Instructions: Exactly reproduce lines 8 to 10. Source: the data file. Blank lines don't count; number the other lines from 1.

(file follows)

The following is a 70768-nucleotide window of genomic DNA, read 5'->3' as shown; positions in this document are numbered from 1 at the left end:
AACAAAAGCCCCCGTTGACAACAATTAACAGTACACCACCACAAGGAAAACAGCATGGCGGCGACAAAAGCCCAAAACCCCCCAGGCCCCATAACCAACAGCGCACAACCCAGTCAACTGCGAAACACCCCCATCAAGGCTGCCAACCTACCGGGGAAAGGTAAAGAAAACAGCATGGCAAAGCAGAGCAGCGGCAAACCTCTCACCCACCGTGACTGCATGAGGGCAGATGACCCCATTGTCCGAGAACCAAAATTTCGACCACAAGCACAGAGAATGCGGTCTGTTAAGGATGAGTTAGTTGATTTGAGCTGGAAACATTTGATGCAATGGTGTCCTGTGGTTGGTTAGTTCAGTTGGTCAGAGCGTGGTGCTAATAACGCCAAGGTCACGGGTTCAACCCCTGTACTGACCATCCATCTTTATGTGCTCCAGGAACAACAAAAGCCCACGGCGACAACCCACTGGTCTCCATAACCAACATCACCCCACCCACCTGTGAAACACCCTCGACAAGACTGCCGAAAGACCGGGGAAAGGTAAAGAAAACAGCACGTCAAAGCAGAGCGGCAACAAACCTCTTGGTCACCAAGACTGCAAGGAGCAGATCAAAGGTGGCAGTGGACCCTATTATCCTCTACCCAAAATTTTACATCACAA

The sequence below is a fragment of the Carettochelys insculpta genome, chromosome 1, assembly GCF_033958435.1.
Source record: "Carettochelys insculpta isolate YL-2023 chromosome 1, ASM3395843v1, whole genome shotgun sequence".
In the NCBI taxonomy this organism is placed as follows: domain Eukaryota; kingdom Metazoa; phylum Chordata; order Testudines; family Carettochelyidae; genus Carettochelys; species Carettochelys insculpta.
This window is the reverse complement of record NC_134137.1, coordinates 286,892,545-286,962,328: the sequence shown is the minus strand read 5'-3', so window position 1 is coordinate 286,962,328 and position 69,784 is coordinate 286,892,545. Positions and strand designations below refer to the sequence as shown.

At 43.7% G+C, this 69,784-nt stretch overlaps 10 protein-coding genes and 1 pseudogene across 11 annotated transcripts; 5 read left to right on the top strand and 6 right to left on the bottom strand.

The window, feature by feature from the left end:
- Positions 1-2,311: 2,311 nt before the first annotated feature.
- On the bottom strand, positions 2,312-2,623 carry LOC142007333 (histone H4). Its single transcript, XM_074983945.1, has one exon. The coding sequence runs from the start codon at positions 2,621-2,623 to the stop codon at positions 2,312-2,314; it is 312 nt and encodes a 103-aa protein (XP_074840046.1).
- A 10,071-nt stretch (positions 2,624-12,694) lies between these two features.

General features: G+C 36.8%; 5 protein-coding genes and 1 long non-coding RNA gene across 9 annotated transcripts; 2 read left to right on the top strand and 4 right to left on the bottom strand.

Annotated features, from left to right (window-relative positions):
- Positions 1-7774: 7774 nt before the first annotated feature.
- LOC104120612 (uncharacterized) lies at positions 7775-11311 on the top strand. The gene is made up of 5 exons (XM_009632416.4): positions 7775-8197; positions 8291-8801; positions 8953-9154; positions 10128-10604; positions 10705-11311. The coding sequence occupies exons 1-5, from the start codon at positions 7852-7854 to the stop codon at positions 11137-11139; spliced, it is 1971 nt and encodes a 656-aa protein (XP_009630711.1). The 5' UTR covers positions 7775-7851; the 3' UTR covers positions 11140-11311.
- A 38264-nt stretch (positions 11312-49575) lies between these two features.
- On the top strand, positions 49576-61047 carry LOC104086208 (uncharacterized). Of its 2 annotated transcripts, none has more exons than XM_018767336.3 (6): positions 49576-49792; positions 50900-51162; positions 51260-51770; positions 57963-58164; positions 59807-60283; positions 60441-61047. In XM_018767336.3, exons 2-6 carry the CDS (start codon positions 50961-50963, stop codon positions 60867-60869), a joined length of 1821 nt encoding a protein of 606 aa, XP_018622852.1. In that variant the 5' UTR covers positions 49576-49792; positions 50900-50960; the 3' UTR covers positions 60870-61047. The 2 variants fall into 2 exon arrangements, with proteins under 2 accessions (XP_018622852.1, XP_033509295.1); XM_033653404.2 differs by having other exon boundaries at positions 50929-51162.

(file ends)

The window, feature by feature from the left end:
- Positions 1-2,311: 2,311 nt before the first annotated feature.
- On the bottom strand, positions 2,312-2,623 carry LOC142007333 (histone H4). Its single transcript, XM_074983945.1, has one exon. The coding sequence runs from the start codon at positions 2,621-2,623 to the stop codon at positions 2,312-2,314; it is 312 nt and encodes a 103-aa protein (XP_074840046.1).